The species epithet ‘gregori’ recognizes Joseph Gregor, a dedicated Smithsonian volunteer who skillfully prepared the holotype and referred specimens. (DeMar, 2022, p. 6.)

These are challenging issues with no simple answers given the myriad variables at play in the process of preparing fossils.  I think it can only be helpful to make more explicit the role that preparators, whether professional or volunteer, play and, in doing so, give the general public a nuanced and more accurate understanding of what is on display.  Fossil preparation is important work that, whether we recognize it or not, directly influences how we view and understand fossils.


Bailey Bedford, Smithsonian Puts Backstage Fossil Preparation Center Stage in its New Fossil Hall, Smithsonian Magazine, October 16, 2019.

Matthew Brown, et al., The Smithsonian Institution’s Exhibit Fossil Preparation Lab Volunteer Training Programme, Part II:  Training and Evaluating Student Preparators, Geological Curator, Volume 9, Number 3, September, 2010.

Adrian Currie, Cleaning, sculpting or preparing? Scientific knowledge in Caitlin Wylie’s Preparing Dinosaurs, Biology & Philosophy, Volume 38, Number 10, 2023. 

David G. DeMar, Jr., et al., A nearly complete skeleton of a new eusphenodontian from the Upper Jurassic Morrison Formation, Wyoming, USA, provides insight into the evolution and diversity of Rhynchocephalia (Reptilia: Lepidosauria), Journal of Systematic Palaeontology, Volume 22, Issue 1, 2022.

Asher Elbein, Fossils Are Shaped by People.  Does That Matter?, Undark Magazine, November 11, 2023.

Steven J. Jabo, The Smithsonian Institution’s Exhibit Fossil Preparation Lab Volunteer Training Programme, Part I:  Design and Recruitment, Geological Curator, Volume 9, Number 3, 2010.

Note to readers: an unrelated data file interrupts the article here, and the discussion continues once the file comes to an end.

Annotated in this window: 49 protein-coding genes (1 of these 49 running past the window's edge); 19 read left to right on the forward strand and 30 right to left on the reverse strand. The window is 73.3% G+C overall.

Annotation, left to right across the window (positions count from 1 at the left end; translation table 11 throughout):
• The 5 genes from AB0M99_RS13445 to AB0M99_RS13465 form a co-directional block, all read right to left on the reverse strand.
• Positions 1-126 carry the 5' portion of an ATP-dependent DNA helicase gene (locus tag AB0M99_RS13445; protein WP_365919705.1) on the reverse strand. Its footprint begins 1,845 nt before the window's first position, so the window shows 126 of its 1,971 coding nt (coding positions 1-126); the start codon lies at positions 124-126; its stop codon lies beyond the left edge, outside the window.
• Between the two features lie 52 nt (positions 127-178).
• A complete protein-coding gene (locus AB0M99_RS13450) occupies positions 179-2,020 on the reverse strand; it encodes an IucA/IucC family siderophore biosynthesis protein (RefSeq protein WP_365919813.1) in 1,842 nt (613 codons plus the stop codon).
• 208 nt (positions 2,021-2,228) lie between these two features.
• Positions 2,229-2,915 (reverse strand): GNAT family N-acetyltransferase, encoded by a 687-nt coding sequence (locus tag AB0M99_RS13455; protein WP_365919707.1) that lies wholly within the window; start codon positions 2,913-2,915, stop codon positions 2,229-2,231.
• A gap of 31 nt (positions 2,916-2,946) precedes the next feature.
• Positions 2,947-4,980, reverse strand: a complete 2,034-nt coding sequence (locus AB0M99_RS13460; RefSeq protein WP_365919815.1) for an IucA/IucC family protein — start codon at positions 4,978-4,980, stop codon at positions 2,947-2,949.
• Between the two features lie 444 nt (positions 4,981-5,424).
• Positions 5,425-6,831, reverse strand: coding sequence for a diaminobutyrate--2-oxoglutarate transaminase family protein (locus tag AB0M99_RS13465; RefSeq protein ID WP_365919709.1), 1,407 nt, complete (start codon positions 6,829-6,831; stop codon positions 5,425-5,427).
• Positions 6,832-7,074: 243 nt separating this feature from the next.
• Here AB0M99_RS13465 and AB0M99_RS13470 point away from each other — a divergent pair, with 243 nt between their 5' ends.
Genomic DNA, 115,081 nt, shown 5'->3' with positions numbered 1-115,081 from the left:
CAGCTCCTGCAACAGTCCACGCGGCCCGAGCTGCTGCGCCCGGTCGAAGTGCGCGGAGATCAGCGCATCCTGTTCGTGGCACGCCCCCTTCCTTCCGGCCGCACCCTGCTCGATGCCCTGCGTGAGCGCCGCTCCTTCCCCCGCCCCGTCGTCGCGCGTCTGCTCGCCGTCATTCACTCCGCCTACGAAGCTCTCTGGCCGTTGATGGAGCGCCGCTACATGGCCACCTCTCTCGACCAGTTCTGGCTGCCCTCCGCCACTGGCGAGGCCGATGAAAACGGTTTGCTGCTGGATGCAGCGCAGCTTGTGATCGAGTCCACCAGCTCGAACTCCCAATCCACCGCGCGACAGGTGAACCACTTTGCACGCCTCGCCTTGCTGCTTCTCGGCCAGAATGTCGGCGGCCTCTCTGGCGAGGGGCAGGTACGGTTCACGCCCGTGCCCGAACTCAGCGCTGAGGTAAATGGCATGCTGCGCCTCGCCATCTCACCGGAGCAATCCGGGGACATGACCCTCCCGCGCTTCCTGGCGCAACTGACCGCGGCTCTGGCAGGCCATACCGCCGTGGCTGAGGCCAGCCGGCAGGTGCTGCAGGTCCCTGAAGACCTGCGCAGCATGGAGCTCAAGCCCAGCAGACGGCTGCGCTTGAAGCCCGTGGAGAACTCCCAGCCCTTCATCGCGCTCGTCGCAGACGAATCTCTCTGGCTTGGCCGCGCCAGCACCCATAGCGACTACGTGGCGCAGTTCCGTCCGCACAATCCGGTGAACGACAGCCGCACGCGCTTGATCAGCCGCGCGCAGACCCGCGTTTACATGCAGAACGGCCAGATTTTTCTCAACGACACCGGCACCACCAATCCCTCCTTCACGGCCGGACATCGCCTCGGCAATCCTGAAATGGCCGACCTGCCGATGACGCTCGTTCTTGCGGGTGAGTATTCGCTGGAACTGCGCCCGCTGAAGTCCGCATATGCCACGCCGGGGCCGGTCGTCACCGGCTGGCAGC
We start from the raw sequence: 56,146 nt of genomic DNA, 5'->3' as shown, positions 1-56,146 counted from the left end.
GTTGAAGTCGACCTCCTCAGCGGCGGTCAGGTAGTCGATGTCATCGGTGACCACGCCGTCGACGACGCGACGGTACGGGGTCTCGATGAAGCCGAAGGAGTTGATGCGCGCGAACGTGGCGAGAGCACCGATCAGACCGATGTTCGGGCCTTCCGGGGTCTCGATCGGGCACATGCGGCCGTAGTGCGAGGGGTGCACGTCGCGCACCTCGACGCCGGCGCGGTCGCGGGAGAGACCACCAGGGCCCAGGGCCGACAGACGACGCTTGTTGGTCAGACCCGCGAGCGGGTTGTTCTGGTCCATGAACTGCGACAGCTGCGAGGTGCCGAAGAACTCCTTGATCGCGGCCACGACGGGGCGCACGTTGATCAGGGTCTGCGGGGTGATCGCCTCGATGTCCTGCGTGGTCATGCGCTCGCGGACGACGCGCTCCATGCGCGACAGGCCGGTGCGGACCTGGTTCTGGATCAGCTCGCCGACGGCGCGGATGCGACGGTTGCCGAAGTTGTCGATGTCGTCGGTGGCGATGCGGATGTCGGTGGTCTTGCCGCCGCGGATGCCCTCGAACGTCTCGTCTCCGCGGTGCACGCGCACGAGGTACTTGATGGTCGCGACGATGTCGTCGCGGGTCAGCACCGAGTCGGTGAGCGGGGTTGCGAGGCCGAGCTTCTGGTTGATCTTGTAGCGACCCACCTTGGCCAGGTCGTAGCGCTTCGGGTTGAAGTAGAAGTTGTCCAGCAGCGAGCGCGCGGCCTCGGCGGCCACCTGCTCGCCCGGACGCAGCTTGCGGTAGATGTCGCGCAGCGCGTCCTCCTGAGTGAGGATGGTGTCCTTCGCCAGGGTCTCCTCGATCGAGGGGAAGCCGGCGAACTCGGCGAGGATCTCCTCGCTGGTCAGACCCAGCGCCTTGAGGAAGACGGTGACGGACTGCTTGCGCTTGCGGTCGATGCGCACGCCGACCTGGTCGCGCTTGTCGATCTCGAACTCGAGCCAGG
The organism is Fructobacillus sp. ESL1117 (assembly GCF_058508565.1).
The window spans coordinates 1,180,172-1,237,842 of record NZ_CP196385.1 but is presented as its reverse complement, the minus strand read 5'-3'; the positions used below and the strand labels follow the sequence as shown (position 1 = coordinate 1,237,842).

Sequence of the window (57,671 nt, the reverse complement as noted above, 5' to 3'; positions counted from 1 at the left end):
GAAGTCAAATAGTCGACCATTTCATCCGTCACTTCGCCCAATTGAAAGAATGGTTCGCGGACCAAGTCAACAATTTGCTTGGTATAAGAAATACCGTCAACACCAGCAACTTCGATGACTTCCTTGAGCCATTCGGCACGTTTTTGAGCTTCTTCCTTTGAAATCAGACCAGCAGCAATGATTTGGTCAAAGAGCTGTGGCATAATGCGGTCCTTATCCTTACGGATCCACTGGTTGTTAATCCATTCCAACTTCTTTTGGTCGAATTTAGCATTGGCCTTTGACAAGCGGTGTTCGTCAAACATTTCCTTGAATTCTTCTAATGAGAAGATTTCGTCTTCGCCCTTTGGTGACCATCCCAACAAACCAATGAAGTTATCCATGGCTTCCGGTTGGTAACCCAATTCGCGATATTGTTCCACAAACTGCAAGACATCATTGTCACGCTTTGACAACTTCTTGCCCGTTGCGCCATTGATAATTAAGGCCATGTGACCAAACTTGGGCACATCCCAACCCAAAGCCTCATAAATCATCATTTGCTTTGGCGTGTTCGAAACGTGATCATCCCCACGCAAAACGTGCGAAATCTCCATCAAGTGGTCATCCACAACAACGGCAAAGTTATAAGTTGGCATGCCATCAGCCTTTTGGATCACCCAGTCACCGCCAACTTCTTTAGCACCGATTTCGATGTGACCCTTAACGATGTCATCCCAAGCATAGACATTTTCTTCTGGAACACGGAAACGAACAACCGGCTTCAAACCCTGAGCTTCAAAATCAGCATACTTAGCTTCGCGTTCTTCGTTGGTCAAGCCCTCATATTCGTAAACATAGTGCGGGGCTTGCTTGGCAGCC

Society of Vertebrate Paleontology, Defining the Professional Vertebrate Fossil Preparator:  Essential Competencies, 2011.

Caitlin Donahue Wylie, Preparing Dinosaurs:  The Work Behind the Scenes, 2021a.

Caitlin Donahue Wylie, What Fossils Preparators Can Teach Us About More Inclusive Science, Issues in Science and Technology, Fall, 2021b.

Tuesday, October 31, 2023

Eastern Gray Squirrels - Coloring Outside of the Lines

 Earlier this year, I had a question about the coloring of eastern gray squirrels (Sciurus carolinensis).  In this post, I lay out some of what I’ve learned and ask some of the additional questions I have yet to answer. 

In May, I hired a tree service to prune trees around my cottage on the North Fork of Long Island (Suffolk County, New York).  During the work, a couple of black squirrels eluded members of the work crew by racing up the trunk of one tree and leaping onto the branches of another.  I had long ago accepted the presence of those black versions (morphs) of the gray squirrel population living near my cottage, but the tree workers were astounded,  swearing they’d never seen such squirrels before.  (I should get something out the way at the outset, the black squirrels are members of the same species as their gray brethren.)